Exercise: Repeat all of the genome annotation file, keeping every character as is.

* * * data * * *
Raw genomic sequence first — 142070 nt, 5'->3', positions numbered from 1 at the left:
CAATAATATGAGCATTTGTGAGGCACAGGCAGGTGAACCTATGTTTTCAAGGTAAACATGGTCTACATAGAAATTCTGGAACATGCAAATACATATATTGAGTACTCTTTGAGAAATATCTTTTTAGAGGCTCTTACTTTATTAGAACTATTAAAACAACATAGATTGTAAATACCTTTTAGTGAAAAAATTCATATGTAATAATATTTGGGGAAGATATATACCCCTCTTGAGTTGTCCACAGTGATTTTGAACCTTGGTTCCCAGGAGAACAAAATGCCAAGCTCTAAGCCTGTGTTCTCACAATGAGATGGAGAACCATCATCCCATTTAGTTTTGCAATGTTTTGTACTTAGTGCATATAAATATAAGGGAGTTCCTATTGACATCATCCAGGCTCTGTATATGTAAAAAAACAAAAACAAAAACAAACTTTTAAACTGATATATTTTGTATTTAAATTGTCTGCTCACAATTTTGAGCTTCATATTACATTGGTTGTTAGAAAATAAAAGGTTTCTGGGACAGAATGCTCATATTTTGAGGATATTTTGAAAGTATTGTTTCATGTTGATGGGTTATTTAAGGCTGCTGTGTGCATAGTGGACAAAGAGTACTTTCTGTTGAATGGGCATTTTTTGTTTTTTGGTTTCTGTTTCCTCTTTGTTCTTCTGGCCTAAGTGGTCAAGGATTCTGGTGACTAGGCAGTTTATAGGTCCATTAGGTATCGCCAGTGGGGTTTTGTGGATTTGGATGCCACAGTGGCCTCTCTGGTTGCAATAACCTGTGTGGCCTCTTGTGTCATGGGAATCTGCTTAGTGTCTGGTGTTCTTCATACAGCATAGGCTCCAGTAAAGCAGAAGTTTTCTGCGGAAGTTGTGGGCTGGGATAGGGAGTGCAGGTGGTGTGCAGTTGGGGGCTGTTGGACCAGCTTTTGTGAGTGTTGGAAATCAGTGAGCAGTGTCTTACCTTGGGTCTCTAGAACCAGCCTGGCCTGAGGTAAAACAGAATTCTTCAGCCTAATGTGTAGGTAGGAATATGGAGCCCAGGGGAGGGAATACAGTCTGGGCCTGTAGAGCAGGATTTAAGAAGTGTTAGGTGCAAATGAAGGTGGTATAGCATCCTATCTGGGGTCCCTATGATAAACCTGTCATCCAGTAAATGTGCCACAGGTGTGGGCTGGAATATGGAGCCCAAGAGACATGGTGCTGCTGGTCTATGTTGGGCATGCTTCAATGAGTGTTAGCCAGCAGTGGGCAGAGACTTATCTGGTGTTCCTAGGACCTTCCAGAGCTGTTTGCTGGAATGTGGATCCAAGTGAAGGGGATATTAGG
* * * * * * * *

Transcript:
Raw genomic sequence first — 142070 nt, 5'->3', positions numbered from 1 at the left:
CAATAATATGAGCATTTGTGAGGCACAGGCAGGTGAACCTATGTTTTCAAGGTAAACATGGTCTACATAGAAATTCTGGAACATGCAAATACATATATTGAGTACTCTTTGAGAAATATCTTTTTAGAGGCTCTTACTTTATTAGAACTATTAAAACAACATAGATTGTAAATACCTTTTAGTGAAAAAATTCATATGTAATAATATTTGGGGAAGATATATACCCCTCTTGAGTTGTCCACAGTGATTTTGAACCTTGGTTCCCAGGAGAACAAAATGCCAAGCTCTAAGCCTGTGTTCTCACAATGAGATGGAGAACCATCATCCCATTTAGTTTTGCAATGTTTTGTACTTAGTGCATATAAATATAAGGGAGTTCCTATTGACATCATCCAGGCTCTGTATATGTAAAAAAACAAAAACAAAAACAAACTTTTAAACTGATATATTTTGTATTTAAATTGTCTGCTCACAATTTTGAGCTTCATATTACATTGGTTGTTAGAAAATAAAAGGTTTCTGGGACAGAATGCTCATATTTTGAGGATATTTTGAAAGTATTGTTTCATGTTGATGGGTTATTTAAGGCTGCTGTGTGCATAGTGGACAAAGAGTACTTTCTGTTGAATGGGCATTTTTTGTTTTTTGGTTTCTGTTTCCTCTTTGTTCTTCTGGCCTAAGTGGTCAAGGATTCTGGTGACTAGGCAGTTTATAGGTCCATTAGGTATCGCCAGTGGGGTTTTGTGGATTTGGATGCCACAGTGGCCTCTCTGGTTGCAATAACCTGTGTGGCCTCTTGTGTCATGGGAATCTGCTTAGTGTCTGGTGTTCTTCATACAGCATAGGCTCCAGTAAAGCAGAAGTTTTCTGCGGAAGTTGTGGGCTGGGATAGGGAGTGCAGGTGGTGTGCAGTTGGGGGCTGTTGGACCAGCTTTTGTGAGTGTTGGAAATCAGTGAGCAGTGTCTTACCTTGGGTCTCTAGAACCAGCCTGGCCTGAGGTAAAACAGAATTCTTCAGCCTAATGTGTAGGTAGGAATATGGAGCCCAGGGGAGGGAATACAGTCTGGGCCTGTAGAGCAGGATTTAAGAAGTGTTAGGTGCAAATGAAGGTGGTATAGCATCCTATCTGGGGTCCCTATGATAAACCTGTCATCCAGTAAATGTGCCACAGGTGTGGGCTGGAATATGGAGCCCAAGAGACATGGTGCTGCTGGTCTATGTTGGGCATGCTTCAATGAGTGTTAGCCAGCAGTGGGCAGAGACTTATCTGGTGTTCCTAGGACCTTCCAGAGCTGTTTGCTGGAATGTGGATCCAAGTGAAGGGGATATTAGG